Avengers Endgame is in theaters now, so we’re looking at the path that led to the film. Next up is the second big screen adventure for our favorite group of “a-holes,” Guardians of the Galaxy Vol. 2.
The first Guardians of the Galaxy was about finding your place, and succeeding amidst a life filled with trauma and loss. The second installment of James Gunn’s cosmic super group doubled down on the themes from the first one, and in doing so created a visually stunning epic. Vol. 2 expands on the idea of what it means to have a family, and people who work with you to get through the difficult elements of life. It explores the idea of not only moving past the darkness in your life, but fighting it head on with the ones you love.
There are a lot of amazing things about Guardians Vol. 2, the soundtrack- which again is superb, the story beats, the character development, the new characters introduced, which for once don’t make the film overcrowded. But it truly is the focus on family, fatherhood, and facing trauma head on that make the most impact. The plot essentially rests on the story of Peter Quill finding out that his father is Ego, the living planet. Quill is tested and asked whether he’d be willing to follow his father to the ends of the galaxy or if he’ll stand and fight against him. In the process he realizes that just because someone is related to you by blood, doesn’t make them family, and in fact- those that aren’t blood related may be more of a family than anyone else in the galaxy.
The core of this, again rests in trauma and the desire to overcome the trauma of the past. Quill latches onto his father because he knows that his father is the only real connection he has to his life back on earth. Ego is a chance for him to reclaim the life he always wanted. He gets to play catch with him, he gets to reminisce about his mother with him. He also gets to have both sides of his life with Ego, discussing elements of Earth while also acknowledging the fact that they’re both men who travel through space. To Quill this is the perfect fix to all of his trauma, and all of his loss.
When it’s revealed that Ego is in fact evil, Quill has to decide whether or not he’s going to follow in line with Ego. But even after revealing his plan, Peter doesn’t break. He’s still held in to Ego’s grasp, and for that slight moment we get to see that Ego isn’t just representing a second chance for Quill, he’s using Quill’s weakness from his trauma against him. He can’t see this because he’s too blinded by the fact that this man in front of him is his father, but the things that Ego plans to do aren’t what Quill would ever do when thinking of his own will.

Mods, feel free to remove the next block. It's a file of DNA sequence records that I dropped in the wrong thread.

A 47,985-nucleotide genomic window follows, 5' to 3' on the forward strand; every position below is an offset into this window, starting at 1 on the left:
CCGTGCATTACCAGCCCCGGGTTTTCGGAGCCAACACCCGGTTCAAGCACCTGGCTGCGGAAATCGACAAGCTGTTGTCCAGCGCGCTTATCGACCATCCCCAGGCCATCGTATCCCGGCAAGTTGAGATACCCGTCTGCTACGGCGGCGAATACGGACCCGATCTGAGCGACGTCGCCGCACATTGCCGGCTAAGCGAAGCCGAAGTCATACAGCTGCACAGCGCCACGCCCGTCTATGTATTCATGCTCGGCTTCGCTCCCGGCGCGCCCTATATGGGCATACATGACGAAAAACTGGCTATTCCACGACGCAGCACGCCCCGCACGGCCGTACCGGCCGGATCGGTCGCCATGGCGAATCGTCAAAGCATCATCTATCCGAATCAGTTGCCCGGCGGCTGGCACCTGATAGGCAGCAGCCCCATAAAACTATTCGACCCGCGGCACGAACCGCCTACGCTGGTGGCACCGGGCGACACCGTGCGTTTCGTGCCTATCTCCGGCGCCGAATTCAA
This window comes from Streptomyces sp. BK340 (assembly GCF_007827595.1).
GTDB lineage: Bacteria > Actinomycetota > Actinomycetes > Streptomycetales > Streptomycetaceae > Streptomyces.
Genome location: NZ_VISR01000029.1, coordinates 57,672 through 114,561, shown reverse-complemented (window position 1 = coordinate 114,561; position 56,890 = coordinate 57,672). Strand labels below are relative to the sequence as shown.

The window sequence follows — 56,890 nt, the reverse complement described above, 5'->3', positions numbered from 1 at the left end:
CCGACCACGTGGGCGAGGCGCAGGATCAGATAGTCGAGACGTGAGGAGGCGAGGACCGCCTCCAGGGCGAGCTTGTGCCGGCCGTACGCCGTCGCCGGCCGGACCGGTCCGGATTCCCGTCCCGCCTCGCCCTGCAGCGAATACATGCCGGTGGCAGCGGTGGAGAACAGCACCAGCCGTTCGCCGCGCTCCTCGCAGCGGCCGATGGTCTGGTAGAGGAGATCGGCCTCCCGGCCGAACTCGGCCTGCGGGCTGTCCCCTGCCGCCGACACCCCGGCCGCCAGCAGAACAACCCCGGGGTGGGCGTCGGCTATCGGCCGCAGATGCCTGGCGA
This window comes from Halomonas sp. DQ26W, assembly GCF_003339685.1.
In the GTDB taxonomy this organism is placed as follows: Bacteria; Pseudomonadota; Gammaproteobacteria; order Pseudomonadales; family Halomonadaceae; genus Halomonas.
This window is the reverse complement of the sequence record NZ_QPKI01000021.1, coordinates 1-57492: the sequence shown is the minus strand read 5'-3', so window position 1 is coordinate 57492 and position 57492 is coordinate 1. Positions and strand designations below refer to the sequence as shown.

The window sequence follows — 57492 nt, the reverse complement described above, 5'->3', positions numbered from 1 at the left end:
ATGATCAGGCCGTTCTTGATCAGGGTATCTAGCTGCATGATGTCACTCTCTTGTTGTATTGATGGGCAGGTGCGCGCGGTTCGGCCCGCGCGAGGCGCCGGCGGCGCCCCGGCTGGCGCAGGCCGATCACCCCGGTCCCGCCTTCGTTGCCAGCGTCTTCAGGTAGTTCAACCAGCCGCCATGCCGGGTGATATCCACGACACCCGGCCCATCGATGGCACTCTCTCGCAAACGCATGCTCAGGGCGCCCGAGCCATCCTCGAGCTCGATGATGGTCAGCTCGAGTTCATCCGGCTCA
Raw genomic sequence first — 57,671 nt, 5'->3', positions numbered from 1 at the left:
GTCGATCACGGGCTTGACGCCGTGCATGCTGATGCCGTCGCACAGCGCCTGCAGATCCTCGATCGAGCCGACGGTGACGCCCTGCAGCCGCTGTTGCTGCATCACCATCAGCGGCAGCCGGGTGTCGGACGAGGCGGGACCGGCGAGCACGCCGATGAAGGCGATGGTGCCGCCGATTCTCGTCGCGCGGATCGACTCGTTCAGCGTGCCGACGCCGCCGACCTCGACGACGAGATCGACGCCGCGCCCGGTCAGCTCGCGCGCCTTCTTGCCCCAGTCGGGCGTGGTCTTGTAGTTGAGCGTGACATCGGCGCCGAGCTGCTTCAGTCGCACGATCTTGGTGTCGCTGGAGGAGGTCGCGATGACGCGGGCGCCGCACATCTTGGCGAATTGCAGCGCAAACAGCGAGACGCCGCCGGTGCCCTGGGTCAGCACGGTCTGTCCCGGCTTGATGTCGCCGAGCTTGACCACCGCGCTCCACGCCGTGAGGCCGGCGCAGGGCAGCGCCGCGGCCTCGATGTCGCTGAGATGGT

Quill finally breaks from Ego when he realizes that Ego is responsible for his mother’s death. While these two moments come quickly after one another it doesn’t mean there isn’t any less importance to both. The whole lead up to this entire confrontation and reveal is done in a way that is building Ego up as an abuser taking advantage of someone torn apart by trauma. What’s beautiful and heartbreaking about the reveal of Ego killing Meredith Quill is that in that moment when Peter does break, he’s able to find power from his trauma. To use it to set himself straight and fight off Ego. To reclaim his life and his self, and in doing so save the Galaxy one more time.
In a way each of the characters in Guardians Vol. 2 have to face this same battle over how to deal with their past trauma now that they’ve found their new family. Drax has to decide where someone like Mantis fits into his life, as she could be a daughter or little sister to him. But he’s still distraught over the loss of his wife and daughter. Mantis has to rebel against Ego, her abuser, in order to do what’s right. Rocket has to come to learn that he doesn’t need to keep pushing people away. That this family will love him no matter what. Gamora has to find a way to resolve the pain in looking at her sister, as does Nebula, because they are both victims of the same abuser. Yondu has to overcome, once and for all, the grief he has for what he did for Ego, and how it tore him from the family he built with the Ravagers.
This film is about a group of losers, and former criminals fighting a planet. But it’s also about how we move on from trauma. How we decide to fight back against it, or use it to help make us stronger. It’s about what path we decide to take after we’ve begun to heal, and how that can change everything. It’s also a testament to the idea that we can still do amazing things, even if we’re broken and unclear of how we move forward. That’s something that Gunn began with the first Guardians and truly perfected in Vol. 2.